Reversing the Spread of Vector-Borne Diseases

Vector-borne diseases significantly affect the morbidity and mortality rates of less-developed nations.4 Presently, vector control relies heavily on insecticidal interventions, but these are not deployed consistently on a sufficiently wide scale.4 Further, insect vectors are becoming increasingly resistant to public health insecticides.4 There is an urgent need for new approaches — and perhaps a return to methods that have previously been successful — to control these diseases.Researchers believe that there are several possible solutions, even with Venezuela’s restricted resources. Solutions include:1,4

  • Applying pressure to Venezuelan and regional authorities to recognize the growing crisis and accept international humanitarian assistance and medical interventions
  • Sharing resources, such as information, personnel, medication, and insecticides
  • Strengthening surveillance through relevant international health authorities, such as the WHO Global Outbreak Alert and Response Network, to provide robust, nonpartisan evidence to authorities
  • Regional coordination to curtail cross-border spillover, which is expected to increase
  • Training public health providers to collect blood from febrile individuals in border communities to spur rapid diagnosis, case definition, and treatment
  • Mobilizing citizen scientists and informal networks of healthcare professionals to spearhead efforts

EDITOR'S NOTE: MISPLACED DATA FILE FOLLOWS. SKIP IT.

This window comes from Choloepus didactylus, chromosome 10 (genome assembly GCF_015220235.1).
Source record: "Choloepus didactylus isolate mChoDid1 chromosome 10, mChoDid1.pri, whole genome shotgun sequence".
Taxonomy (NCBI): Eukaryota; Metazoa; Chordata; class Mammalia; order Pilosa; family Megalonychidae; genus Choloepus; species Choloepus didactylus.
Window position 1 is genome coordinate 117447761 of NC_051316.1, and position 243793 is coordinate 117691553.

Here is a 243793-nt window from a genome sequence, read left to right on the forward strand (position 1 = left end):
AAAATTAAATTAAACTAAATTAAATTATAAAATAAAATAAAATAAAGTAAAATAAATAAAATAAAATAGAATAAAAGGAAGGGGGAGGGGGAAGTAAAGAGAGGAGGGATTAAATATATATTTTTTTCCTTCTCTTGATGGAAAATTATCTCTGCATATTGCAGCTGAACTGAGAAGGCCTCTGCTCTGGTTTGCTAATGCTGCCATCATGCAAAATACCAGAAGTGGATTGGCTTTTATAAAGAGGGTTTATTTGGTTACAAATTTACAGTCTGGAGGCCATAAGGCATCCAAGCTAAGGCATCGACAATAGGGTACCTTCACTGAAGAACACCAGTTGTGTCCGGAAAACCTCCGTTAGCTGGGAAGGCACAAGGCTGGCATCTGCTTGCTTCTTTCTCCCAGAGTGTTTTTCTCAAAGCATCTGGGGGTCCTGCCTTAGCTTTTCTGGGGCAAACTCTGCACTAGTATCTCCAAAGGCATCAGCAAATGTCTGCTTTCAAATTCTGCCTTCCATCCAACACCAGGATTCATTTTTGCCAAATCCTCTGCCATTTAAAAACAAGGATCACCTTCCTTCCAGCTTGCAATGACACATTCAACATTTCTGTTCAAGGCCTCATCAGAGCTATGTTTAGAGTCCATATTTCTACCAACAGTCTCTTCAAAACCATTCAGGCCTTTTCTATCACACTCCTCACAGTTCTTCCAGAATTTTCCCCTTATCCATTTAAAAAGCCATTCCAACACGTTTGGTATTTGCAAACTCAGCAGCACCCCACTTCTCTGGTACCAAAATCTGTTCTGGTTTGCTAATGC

• Investing in technologies to facilitate low-cost sample preservation, passive sampling, and in-situ diagnostics
  • Ramping up education to raise awareness within at-risk communities using social media, initiatives at schools, and information campaigns at public centers
  • Scaling up the use of interventions like long-lasting insecticidal nets, which were responsible for 68% of the 663 million malaria cases averted worldwide between 2000 and 2015

Related Articles

While it is unclear when Venezuela will stabilize as a country, the data shows that the health of its citizens, and those in bordering countries, is suffering.


  1. Grillet ME, Hernández-Villena JV, Llewellyn MS, et al. Venezuela’s humanitarian crisis, resurgence of vector-borne diseases, and implications for spillover in the region [published on February 21, 2019]. Lancet Infect Dis. doi: 10.1016/s1473-3099(18)30757-6
  2. Herrero AV. After U.S. backs Juan Guaidó as Venezuela’s leader, Maduro cuts ties. The New York Times. Published January 23, 2019. Accessed February 28, 2019.
  3. Parasites – Leishmaniasis. Centers for Disease Control and Prevention website. Published July 26, 2018. Accessed February 28, 2019.
  4. Wilson AL, Davies M, Lindsay SW. Revisiting an old idea: engineering against vector-borne diseases in the domestic environment. Trans R Soc Trop Med Hyg. 2018;113(2):53-55.
  5. Dengue, malaria, chikungunya resurgence in strife torn Venezuela: Lancet. MediBulletin website. Published February 23, 2019. Accessed February 28, 2019.
  6. Vincenti-Gonzalez MF, Tami A, Lizarazo EF, Grillet ME. ENSO-driven climate variability promotes periodic major outbreaks of dengue in Venezuela. Sci Rep. 2018;8(1):5727.